It is estimated that over 90%% of all new information produced in the world is being stored on magnetic media, most of it in hard disk drives. Despite their importance, there is relatively little published work on the failure patterns of disk drives, and the key factors that affect their lifetime. Most available data are either based on extrapolation from accelerated aging experiments or from relatively modest sized field studies. Moreover, larger population studies rarely have the infrastructure in place to collect health signals from components in operation, which is critical information for detailed failure analysis.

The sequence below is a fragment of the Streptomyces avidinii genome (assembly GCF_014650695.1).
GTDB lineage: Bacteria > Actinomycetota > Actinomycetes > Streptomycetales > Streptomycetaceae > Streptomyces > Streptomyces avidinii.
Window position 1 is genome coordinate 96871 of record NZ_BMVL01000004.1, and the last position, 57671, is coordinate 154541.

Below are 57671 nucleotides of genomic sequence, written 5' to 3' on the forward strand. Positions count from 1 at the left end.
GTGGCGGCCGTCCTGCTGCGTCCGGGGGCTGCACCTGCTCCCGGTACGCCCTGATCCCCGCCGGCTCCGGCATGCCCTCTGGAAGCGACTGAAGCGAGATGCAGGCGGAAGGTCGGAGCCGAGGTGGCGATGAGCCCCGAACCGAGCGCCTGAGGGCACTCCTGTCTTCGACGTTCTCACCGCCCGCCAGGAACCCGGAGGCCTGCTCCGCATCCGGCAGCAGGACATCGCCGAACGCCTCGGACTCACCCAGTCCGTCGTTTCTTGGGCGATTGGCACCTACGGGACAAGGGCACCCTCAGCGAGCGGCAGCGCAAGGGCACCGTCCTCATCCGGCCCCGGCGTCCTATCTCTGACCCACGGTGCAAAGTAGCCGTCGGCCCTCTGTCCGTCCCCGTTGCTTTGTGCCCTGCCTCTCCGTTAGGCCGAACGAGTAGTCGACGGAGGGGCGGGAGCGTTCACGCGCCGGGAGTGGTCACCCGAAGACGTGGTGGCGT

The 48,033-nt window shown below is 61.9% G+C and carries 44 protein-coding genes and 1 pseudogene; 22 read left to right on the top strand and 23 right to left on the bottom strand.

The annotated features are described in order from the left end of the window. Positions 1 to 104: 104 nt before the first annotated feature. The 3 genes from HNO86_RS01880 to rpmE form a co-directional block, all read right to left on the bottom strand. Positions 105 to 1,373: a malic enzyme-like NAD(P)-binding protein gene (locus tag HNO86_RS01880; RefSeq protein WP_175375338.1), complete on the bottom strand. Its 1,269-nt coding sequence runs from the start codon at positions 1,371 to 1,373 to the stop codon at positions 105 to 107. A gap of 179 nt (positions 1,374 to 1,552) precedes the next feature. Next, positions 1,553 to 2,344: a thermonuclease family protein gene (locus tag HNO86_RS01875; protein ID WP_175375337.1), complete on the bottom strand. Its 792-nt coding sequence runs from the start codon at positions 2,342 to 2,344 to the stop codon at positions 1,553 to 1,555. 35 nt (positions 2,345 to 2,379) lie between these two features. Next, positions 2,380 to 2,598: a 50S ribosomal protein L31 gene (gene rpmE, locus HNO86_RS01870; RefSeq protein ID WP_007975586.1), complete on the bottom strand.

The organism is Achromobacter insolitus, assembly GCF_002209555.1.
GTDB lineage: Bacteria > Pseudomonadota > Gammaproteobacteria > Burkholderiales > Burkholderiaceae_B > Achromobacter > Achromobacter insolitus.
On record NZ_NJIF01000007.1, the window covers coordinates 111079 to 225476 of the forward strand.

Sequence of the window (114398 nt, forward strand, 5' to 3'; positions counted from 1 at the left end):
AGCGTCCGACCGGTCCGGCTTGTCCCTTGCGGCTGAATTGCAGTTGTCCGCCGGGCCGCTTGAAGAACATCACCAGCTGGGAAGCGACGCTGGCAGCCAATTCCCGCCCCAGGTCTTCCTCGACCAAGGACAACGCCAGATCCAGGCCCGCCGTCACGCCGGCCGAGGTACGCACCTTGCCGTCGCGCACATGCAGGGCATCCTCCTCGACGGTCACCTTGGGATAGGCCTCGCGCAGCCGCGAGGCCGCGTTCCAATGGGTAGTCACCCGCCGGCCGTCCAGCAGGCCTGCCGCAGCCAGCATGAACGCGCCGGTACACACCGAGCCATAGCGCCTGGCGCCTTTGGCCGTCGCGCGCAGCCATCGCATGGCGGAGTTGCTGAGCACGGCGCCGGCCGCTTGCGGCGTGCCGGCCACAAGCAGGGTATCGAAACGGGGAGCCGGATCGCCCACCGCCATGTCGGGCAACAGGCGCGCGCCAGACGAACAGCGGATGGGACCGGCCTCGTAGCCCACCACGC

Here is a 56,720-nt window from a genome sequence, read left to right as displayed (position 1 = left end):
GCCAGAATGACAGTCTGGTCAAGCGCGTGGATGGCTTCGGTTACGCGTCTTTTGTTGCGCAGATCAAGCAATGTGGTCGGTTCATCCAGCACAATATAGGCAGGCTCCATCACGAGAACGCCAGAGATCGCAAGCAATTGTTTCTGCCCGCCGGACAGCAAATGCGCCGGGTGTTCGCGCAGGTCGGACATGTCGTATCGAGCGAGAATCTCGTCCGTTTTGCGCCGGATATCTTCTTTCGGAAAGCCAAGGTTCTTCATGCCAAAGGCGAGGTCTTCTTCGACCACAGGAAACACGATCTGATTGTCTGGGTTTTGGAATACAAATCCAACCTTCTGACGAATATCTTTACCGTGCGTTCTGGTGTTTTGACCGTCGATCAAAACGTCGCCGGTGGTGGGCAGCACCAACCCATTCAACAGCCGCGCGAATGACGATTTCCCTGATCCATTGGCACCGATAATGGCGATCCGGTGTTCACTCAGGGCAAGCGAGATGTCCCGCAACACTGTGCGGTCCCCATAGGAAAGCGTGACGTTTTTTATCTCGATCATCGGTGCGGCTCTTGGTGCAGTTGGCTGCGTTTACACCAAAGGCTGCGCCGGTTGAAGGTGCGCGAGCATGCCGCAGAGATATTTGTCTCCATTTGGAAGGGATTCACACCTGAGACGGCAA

We present data collected from detailed observations of a large disk drive population in a production Internet services deployment. The population observed is many times larger than that of previous studies. In addition to presenting failure statistics, we analyze the correlation between failures and several parameters generally believed to impact longevity.
Our analysis identifies several parameters from the drive’s self monitoring facility (SMART) that correlate highly with failures. Despite this high correlation, we conclude that models based on SMART parameters alone are unlikely to be useful for predicting individual drive failures. Surprisingly, we found that temperature and activity levels were much less correlated with drive failures than previously reported.